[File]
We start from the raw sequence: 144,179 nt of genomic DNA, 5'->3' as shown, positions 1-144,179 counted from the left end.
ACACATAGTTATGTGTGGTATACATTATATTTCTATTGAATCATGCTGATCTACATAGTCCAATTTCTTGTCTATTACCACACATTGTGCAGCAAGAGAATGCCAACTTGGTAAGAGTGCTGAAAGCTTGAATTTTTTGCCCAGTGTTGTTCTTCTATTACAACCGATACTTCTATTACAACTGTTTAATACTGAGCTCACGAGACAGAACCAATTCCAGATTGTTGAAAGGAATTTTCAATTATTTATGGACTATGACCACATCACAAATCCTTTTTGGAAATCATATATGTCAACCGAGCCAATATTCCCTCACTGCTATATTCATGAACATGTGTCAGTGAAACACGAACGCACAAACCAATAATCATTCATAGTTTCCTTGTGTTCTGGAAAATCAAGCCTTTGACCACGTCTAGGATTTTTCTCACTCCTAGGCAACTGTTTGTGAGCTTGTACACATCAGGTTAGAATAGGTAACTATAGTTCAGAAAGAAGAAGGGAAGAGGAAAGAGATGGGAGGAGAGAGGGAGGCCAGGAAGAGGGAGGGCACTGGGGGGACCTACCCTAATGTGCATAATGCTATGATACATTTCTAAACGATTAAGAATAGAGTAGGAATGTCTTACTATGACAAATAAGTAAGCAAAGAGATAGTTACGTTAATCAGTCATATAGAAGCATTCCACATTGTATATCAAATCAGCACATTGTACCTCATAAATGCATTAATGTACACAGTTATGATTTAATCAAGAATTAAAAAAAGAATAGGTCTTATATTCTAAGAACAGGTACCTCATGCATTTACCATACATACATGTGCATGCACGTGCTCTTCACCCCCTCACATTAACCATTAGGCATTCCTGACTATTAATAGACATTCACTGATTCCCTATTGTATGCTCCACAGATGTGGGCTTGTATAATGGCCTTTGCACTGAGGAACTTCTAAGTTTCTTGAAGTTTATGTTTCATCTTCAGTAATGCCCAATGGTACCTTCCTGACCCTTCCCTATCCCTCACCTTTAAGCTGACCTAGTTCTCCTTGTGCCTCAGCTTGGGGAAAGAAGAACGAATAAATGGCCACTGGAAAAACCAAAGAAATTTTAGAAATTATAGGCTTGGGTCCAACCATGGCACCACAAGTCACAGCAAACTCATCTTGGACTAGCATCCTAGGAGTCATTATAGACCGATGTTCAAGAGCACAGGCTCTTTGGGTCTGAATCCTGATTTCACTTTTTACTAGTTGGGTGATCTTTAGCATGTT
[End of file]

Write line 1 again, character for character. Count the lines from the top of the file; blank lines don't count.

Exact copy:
We start from the raw sequence: 144,179 nt of genomic DNA, 5'->3' as shown, positions 1-144,179 counted from the left end.